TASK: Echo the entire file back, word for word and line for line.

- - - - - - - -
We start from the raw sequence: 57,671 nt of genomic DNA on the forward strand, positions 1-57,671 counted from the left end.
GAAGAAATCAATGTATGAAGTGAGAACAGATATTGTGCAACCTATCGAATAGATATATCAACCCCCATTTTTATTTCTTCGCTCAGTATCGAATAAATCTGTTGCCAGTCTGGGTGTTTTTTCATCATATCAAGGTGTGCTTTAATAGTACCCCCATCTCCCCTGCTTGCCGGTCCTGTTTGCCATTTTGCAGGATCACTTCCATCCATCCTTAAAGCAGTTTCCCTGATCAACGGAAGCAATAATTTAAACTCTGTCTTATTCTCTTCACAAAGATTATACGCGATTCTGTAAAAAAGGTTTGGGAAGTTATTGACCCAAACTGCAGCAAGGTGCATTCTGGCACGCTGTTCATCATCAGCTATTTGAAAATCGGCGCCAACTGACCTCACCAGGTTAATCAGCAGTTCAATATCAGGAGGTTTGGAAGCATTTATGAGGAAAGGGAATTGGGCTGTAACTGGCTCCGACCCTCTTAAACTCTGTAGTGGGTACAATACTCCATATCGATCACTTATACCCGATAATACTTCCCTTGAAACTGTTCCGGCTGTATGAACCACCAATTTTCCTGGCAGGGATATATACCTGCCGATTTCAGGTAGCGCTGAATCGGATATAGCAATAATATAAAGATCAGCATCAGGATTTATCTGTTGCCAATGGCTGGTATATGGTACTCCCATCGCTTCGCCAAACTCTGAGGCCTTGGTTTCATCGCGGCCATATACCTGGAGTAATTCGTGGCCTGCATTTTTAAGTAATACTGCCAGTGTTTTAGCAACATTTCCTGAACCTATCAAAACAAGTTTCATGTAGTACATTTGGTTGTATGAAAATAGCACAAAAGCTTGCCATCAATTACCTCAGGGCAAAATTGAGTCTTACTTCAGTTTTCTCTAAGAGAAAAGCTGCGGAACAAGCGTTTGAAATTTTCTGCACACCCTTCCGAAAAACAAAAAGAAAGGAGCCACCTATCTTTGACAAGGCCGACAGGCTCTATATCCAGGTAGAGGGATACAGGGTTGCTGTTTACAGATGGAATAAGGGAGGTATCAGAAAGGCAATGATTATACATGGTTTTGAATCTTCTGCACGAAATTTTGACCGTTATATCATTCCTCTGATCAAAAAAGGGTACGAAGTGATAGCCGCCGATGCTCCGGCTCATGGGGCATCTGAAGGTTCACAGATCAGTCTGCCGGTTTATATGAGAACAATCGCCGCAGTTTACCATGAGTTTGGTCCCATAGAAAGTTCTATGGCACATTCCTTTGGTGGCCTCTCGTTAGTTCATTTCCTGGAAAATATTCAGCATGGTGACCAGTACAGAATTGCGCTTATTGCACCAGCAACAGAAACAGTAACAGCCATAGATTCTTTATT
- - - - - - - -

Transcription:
We start from the raw sequence: 57,671 nt of genomic DNA on the forward strand, positions 1-57,671 counted from the left end.
GAAGAAATCAATGTATGAAGTGAGAACAGATATTGTGCAACCTATCGAATAGATATATCAACCCCCATTTTTATTTCTTCGCTCAGTATCGAATAAATCTGTTGCCAGTCTGGGTGTTTTTTCATCATATCAAGGTGTGCTTTAATAGTACCCCCATCTCCCCTGCTTGCCGGTCCTGTTTGCCATTTTGCAGGATCACTTCCATCCATCCTTAAAGCAGTTTCCCTGATCAACGGAAGCAATAATTTAAACTCTGTCTTATTCTCTTCACAAAGATTATACGCGATTCTGTAAAAAAGGTTTGGGAAGTTATTGACCCAAACTGCAGCAAGGTGCATTCTGGCACGCTGTTCATCATCAGCTATTTGAAAATCGGCGCCAACTGACCTCACCAGGTTAATCAGCAGTTCAATATCAGGAGGTTTGGAAGCATTTATGAGGAAAGGGAATTGGGCTGTAACTGGCTCCGACCCTCTTAAACTCTGTAGTGGGTACAATACTCCATATCGATCACTTATACCCGATAATACTTCCCTTGAAACTGTTCCGGCTGTATGAACCACCAATTTTCCTGGCAGGGATATATACCTGCCGATTTCAGGTAGCGCTGAATCGGATATAGCAATAATATAAAGATCAGCATCAGGATTTATCTGTTGCCAATGGCTGGTATATGGTACTCCCATCGCTTCGCCAAACTCTGAGGCCTTGGTTTCATCGCGGCCATATACCTGGAGTAATTCGTGGCCTGCATTTTTAAGTAATACTGCCAGTGTTTTAGCAACATTTCCTGAACCTATCAAAACAAGTTTCATGTAGTACATTTGGTTGTATGAAAATAGCACAAAAGCTTGCCATCAATTACCTCAGGGCAAAATTGAGTCTTACTTCAGTTTTCTCTAAGAGAAAAGCTGCGGAACAAGCGTTTGAAATTTTCTGCACACCCTTCCGAAAAACAAAAAGAAAGGAGCCACCTATCTTTGACAAGGCCGACAGGCTCTATATCCAGGTAGAGGGATACAGGGTTGCTGTTTACAGATGGAATAAGGGAGGTATCAGAAAGGCAATGATTATACATGGTTTTGAATCTTCTGCACGAAATTTTGACCGTTATATCATTCCTCTGATCAAAAAAGGGTACGAAGTGATAGCCGCCGATGCTCCGGCTCATGGGGCATCTGAAGGTTCACAGATCAGTCTGCCGGTTTATATGAGAACAATCGCCGCAGTTTACCATGAGTTTGGTCCCATAGAAAGTTCTATGGCACATTCCTTTGGTGGCCTCTCGTTAGTTCATTTCCTGGAAAATATTCAGCATGGTGACCAGTACAGAATTGCGCTTATTGCACCAGCAACAGAAACAGTAACAGCCATAGATTCTTTATT